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Reducing waiting time by pooling demand


By pooling demand, the inter-arrival times are shortened and thus the specific demand goes up (which is intuitive, since pooling demand basically means combining different demand streams). While the utilization rate is not effected by demand pooling, the waiting time is shortened because some inefficiencies (idle time at station A while station B is overwhelmed) are eradicated. However, pooling more and more resources together also decreases the overall efficiency once the demand is met. Therefore, companies need to find a viable balance between efficiency and responsiveness.

What main benefits and costs are connected with pooling in the context of waiting time?

  • Pooling assumes total flexibility (Spanish call center agents will not be able to answer to German customers, even if the call center company decided to pool all calls together).
  • Pooling increases the complexity of the workflow, since demands needs to be shifted between resources who might be locally apart (e.g. two hospitals or two plants).
  • Pooling interrupts the continuity of interaction between the flow unit (customer) and the resource (worker) and can thus hurt the customer experience because customers will not want to see a different physician or a different financial consultant on every separate visit.
These lecture notes were taken during 2013 installment of the MOOC “An Introduction to Operations Management” taught by Prof. Dr. Christian Terwiesch of the Wharton Business School of the University of Pennsylvania at Coursera.org.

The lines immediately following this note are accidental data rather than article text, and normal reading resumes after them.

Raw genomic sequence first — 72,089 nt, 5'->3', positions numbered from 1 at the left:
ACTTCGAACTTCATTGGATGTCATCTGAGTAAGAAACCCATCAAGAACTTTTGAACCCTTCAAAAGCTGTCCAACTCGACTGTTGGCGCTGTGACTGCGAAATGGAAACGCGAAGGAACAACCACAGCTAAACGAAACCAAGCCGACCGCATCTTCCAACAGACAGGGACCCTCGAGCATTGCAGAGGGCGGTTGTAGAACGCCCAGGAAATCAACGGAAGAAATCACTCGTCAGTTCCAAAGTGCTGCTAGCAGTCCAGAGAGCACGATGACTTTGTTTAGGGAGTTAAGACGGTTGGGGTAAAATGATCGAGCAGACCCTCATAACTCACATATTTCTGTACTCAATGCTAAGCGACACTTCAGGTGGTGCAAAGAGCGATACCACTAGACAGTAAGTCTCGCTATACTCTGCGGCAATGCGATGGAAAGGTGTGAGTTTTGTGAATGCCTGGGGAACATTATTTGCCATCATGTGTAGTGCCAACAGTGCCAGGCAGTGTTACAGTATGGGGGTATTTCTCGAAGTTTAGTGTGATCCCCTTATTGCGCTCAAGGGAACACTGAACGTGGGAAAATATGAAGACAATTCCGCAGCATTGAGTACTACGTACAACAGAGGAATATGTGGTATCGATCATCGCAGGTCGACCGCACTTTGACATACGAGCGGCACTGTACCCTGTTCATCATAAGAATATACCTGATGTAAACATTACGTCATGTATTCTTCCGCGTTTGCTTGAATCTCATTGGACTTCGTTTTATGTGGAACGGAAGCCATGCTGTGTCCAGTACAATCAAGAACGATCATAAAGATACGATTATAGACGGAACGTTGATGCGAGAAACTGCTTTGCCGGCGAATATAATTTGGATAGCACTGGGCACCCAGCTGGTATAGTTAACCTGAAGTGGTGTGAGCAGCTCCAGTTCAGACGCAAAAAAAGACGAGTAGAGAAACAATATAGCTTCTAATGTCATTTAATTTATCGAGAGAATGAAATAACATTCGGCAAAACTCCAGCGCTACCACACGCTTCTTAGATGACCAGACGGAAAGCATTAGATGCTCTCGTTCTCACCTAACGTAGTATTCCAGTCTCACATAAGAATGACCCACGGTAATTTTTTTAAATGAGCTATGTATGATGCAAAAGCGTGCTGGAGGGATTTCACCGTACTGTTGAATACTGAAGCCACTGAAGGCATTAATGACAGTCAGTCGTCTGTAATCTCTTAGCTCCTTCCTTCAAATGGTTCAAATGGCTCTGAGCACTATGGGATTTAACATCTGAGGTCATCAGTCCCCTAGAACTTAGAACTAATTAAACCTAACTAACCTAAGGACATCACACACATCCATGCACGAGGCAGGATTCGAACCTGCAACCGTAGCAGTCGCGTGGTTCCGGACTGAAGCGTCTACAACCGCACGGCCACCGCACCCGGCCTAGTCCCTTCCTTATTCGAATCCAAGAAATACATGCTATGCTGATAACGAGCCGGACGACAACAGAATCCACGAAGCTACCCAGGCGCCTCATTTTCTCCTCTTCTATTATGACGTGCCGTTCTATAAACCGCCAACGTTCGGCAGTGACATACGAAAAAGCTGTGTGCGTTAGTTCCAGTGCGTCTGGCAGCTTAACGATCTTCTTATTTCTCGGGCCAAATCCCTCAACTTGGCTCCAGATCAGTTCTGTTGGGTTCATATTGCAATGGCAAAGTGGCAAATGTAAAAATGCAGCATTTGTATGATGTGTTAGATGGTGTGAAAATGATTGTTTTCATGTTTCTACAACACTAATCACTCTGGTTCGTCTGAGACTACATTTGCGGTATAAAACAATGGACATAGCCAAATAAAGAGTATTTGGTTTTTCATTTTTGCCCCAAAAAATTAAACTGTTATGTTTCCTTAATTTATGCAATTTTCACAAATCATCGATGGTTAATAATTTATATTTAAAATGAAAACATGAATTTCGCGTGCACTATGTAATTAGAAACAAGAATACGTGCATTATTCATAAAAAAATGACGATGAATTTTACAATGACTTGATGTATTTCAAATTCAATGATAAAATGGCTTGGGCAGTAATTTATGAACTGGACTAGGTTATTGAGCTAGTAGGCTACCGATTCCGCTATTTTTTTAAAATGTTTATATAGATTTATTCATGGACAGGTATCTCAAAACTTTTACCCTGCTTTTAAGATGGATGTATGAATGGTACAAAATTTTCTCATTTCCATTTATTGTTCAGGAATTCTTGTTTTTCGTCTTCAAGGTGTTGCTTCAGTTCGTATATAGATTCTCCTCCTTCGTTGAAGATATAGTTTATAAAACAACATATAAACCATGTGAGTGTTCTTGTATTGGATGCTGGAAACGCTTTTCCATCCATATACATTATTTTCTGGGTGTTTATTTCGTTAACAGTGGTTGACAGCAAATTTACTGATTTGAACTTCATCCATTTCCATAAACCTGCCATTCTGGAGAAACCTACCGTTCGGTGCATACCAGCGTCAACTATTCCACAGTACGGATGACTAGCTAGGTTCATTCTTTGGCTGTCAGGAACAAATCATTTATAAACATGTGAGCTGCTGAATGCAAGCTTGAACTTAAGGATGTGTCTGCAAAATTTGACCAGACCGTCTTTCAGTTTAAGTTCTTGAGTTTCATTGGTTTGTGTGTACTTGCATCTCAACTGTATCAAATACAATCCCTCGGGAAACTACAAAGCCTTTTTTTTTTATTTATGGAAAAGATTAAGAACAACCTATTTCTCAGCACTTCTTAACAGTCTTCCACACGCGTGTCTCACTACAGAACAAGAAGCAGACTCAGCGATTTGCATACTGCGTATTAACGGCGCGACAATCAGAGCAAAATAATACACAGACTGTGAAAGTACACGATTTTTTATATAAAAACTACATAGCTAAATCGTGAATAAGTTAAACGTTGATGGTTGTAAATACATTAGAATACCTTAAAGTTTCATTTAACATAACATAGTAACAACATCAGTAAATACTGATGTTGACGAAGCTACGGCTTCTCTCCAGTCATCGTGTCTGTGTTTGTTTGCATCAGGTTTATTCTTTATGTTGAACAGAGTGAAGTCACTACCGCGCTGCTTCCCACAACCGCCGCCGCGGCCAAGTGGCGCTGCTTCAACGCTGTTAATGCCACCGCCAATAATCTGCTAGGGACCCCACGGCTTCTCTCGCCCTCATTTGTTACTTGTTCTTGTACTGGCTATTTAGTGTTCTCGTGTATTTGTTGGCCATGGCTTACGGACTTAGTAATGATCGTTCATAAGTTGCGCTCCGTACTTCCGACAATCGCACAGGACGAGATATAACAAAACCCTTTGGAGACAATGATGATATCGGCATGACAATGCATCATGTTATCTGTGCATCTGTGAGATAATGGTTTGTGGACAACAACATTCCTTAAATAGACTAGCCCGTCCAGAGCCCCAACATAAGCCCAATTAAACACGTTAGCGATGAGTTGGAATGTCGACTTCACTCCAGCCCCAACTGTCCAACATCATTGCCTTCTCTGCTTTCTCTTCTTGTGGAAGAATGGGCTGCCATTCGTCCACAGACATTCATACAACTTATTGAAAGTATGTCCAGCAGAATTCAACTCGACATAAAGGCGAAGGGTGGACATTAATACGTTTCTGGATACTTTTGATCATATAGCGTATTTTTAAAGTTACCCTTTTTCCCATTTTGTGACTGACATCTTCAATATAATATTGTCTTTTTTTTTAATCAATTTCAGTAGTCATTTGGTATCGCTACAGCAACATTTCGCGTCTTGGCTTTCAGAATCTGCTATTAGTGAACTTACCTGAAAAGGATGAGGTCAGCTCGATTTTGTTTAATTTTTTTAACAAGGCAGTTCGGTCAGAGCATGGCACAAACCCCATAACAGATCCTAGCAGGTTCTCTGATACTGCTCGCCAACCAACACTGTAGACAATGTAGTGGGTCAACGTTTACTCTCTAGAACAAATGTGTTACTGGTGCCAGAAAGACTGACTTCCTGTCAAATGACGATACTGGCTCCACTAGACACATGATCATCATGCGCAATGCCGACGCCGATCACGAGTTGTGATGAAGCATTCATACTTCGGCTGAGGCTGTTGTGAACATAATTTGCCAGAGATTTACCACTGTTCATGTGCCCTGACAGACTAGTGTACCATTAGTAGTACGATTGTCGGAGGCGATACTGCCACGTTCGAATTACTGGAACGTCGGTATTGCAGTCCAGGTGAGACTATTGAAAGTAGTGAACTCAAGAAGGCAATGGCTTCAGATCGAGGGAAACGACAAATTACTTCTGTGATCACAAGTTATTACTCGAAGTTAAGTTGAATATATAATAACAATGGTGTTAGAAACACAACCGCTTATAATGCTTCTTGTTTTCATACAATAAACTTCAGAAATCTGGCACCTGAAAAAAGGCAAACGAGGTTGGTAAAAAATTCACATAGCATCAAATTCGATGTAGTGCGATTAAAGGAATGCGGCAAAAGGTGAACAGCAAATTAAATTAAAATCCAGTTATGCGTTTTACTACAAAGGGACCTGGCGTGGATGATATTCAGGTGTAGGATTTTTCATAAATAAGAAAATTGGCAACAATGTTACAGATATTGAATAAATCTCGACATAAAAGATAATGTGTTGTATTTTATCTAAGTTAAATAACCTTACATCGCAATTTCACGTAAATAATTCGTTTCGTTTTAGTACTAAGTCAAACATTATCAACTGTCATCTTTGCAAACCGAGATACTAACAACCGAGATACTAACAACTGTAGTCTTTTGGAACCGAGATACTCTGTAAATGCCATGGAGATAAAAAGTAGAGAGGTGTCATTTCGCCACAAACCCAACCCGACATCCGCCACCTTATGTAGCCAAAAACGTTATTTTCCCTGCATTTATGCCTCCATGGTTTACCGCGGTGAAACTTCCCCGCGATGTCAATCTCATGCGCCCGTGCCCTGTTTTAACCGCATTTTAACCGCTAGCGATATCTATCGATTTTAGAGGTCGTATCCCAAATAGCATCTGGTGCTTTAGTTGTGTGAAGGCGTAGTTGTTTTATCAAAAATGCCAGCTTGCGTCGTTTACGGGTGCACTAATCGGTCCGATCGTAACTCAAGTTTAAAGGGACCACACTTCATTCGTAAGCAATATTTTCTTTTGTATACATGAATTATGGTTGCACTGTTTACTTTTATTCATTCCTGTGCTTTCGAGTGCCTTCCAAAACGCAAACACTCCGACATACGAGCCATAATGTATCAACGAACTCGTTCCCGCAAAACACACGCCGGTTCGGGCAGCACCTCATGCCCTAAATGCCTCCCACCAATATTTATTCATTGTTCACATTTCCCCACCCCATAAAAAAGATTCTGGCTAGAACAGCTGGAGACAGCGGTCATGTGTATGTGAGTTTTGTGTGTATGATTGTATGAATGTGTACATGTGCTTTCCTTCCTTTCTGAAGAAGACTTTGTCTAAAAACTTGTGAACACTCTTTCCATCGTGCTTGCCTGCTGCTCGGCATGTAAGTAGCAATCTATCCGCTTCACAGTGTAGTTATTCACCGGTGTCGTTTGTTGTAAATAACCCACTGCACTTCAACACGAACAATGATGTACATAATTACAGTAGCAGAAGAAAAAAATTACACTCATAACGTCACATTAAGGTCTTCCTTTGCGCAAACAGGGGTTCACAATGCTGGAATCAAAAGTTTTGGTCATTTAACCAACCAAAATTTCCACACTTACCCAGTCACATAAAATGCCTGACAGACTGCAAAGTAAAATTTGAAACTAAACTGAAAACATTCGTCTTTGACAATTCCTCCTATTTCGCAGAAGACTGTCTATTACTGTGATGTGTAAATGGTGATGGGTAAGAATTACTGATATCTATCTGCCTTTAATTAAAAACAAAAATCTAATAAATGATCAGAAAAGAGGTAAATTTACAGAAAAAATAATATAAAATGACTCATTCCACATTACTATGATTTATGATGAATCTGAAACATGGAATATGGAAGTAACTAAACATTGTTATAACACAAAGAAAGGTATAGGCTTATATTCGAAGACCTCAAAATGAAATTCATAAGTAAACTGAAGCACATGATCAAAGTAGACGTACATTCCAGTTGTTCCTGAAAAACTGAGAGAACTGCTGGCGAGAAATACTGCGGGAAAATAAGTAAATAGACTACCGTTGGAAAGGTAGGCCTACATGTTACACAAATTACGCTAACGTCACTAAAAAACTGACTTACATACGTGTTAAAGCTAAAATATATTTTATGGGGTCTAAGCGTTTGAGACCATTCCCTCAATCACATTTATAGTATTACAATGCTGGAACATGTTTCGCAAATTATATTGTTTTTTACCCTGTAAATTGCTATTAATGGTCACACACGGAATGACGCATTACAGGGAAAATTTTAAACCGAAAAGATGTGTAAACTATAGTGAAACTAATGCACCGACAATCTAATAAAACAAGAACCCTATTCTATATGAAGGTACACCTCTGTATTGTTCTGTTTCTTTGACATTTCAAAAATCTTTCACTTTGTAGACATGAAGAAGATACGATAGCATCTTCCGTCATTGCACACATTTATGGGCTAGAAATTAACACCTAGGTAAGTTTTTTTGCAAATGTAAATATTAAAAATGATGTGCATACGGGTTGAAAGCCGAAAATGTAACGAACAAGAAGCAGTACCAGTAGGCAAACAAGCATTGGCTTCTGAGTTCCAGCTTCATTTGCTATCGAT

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Advantages of standardization


One common mistake in process optimisation is to just look at average processing times as well as at idle times. Instead, it is also important to evaluate the time differences between employees in order to find examples for best practice approaches. Those approaches can then be looked at while composing standards. The goal here is to figure out how exactly the top-performing employees achieve their results – and to find a way in which other employees learn something from them.

These lecture notes were taken during 2013 installment of the MOOC “An Introduction to Operations Management” taught by Prof. Dr. Christian Terwiesch of the Wharton Business School of the University of Pennsylvania at Coursera.org.

Labor content, cycle time and idle time


Cycle time, labor content and idle time are indicators for assessing the productivity of a process.

Cycle time: The cycle time is defined as the time between the output of two successive flow units (e.g. the time between two served customers or two treated patients). It is always equivalent to the time of the longest process step.

Total labor content: The total labor content is defined as the time sum of all process steps. If, for example, a process consists of two steps each claiming 20 seconds, the total labor content is 40 seconds.

Idle time: The idle time is defined as cycle time minus processing time. The idle time thus tells us for how long a resource (e.g. a worker) is not able to do anything, because he has to wait for another resource. If, for example, one worker in a sandwich restaurant prepares sandwiches while another operates the register, the second worker has to wait for a sandwich to be finished in order to collect on the customer. If the demand is maxed out, the idle time at the bottleneck is always 0.

Total idle time: The total idle time is the time sum of all idle time within a process.

These lecture notes were taken during 2013 installment of the MOOC “An Introduction to Operations Management” taught by Prof. Dr. Christian Terwiesch of the Wharton Business School of the University of Pennsylvania at Coursera.org.
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